Tuesday, February 14, 2012

Why no AA for me?

Every now and then people post comments here (usually after I've talked about feeling like a lonely non-drinking loser) that I should get myself to an AA meeting to feel the love from a group of like-minded soberistas (I made that word up).

And I had a lovely comment recently from someone who said they thought it was 'amazing' that I was doing this sober thing on my own without the support of a group or sponsor.  That was very nice to hear.  I do feel proud of myself, definitely, that I am doing this.  But not proud because I'm doing it alone.  I think I'd feel just as proud if I was going to meetings every Tuesday and calling a sponsor when I needed or having coffees with other group members.

Because whether you do it with the support of a group or do it with just the support of friends and family ultimately you're just doing it alone aren't you?  We all have to find our own inner strength to stop boozing.  At the end of the day no-one else can stop you from lifting your arm, bending it at the elbow, putting a glass to your lips and pouring alcohol down your throat, can they?

I have actually looked at the local AA website and seen where meetings are in my area and there's one at the church opposite where I go to the gym.  But I've never contemplated going.  Yes I feel a bit nervous about parking and walking in, I'll be honest about that.  But more to the point is that I don't feel like I need to bring other lovely strangers into my world to help me do this.  That's it really.  I know those strangers could quite easily become friends, and believe me I love meeting new people, but I'm ok with who I've got round me right now.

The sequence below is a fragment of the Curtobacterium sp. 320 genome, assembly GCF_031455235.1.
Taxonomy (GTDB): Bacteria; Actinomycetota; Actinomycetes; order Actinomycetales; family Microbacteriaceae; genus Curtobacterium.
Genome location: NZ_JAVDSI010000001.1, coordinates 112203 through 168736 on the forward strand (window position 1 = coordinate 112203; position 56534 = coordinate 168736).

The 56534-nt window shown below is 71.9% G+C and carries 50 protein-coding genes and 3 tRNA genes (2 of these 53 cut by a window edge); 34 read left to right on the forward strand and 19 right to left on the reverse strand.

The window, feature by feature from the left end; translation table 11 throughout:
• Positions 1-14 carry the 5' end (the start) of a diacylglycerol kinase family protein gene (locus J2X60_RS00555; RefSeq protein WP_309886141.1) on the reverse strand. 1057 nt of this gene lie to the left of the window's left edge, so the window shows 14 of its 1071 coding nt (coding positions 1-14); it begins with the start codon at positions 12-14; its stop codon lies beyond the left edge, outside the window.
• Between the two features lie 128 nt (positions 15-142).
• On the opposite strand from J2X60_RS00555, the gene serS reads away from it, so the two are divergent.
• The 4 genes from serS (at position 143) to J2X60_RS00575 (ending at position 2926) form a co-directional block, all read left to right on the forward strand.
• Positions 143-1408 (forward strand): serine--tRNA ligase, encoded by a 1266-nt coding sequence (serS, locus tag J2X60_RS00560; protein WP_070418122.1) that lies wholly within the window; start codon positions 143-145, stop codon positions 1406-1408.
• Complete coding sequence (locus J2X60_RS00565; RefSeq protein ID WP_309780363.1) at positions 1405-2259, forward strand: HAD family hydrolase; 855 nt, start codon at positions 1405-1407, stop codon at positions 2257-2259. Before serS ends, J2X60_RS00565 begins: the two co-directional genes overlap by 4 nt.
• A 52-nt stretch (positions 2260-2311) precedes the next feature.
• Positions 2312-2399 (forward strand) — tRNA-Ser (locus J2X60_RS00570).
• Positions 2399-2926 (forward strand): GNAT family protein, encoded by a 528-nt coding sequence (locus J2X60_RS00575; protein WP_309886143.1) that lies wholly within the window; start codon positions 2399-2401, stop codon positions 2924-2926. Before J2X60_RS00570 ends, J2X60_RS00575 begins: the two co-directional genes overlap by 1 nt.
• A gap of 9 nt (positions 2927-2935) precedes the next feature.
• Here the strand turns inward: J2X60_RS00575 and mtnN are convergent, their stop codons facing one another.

And BIG TIME blogger has played a HUGE part in my recovery.  Writing this blog, thinking of it as a diary to chart my feelings and emotions has been REALLY helpful (use of caps to emphasise point!).  Thinking about things that happen, or what I am feeling at any given time, then writing it down into words is a very powerful tool for me.  Those words linger with me for days, my own words. And then... the words of others commenting to me!  What a joy!  And I can comment back! Reading about other sober bloggers struggles and victories is also very helpful and reassuring.  I don't feel alone.